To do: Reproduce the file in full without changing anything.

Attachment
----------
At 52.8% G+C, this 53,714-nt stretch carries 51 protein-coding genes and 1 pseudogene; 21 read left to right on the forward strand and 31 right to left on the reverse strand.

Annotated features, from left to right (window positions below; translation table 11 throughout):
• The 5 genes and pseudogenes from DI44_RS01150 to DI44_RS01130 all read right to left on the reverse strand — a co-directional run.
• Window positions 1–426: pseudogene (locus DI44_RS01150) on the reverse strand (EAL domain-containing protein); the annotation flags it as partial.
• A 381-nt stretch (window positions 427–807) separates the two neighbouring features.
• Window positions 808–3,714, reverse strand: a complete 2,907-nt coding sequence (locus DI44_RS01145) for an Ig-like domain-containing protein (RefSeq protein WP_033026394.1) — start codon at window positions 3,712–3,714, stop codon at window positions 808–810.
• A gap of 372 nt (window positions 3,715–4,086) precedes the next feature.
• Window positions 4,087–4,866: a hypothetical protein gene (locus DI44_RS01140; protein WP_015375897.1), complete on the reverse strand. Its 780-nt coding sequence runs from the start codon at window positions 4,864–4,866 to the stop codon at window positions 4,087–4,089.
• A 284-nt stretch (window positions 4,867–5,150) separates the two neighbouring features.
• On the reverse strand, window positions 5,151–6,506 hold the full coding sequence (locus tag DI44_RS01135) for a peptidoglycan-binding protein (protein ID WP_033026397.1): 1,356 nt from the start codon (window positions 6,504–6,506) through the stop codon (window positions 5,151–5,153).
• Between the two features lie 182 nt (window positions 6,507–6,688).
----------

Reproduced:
At 52.8% G+C, this 53,714-nt stretch carries 51 protein-coding genes and 1 pseudogene; 21 read left to right on the forward strand and 31 right to left on the reverse strand.

Annotated features, from left to right (window positions below; translation table 11 throughout):
• The 5 genes and pseudogenes from DI44_RS01150 to DI44_RS01130 all read right to left on the reverse strand — a co-directional run.
• Window positions 1–426: pseudogene (locus DI44_RS01150) on the reverse strand (EAL domain-containing protein); the annotation flags it as partial.
• A 381-nt stretch (window positions 427–807) separates the two neighbouring features.
• Window positions 808–3,714, reverse strand: a complete 2,907-nt coding sequence (locus DI44_RS01145) for an Ig-like domain-containing protein (RefSeq protein WP_033026394.1) — start codon at window positions 3,712–3,714, stop codon at window positions 808–810.
• A gap of 372 nt (window positions 3,715–4,086) precedes the next feature.
• Window positions 4,087–4,866: a hypothetical protein gene (locus DI44_RS01140; protein WP_015375897.1), complete on the reverse strand. Its 780-nt coding sequence runs from the start codon at window positions 4,864–4,866 to the stop codon at window positions 4,087–4,089.
• A 284-nt stretch (window positions 4,867–5,150) separates the two neighbouring features.
• On the reverse strand, window positions 5,151–6,506 hold the full coding sequence (locus tag DI44_RS01135) for a peptidoglycan-binding protein (protein ID WP_033026397.1): 1,356 nt from the start codon (window positions 6,504–6,506) through the stop codon (window positions 5,151–5,153).
• Between the two features lie 182 nt (window positions 6,507–6,688).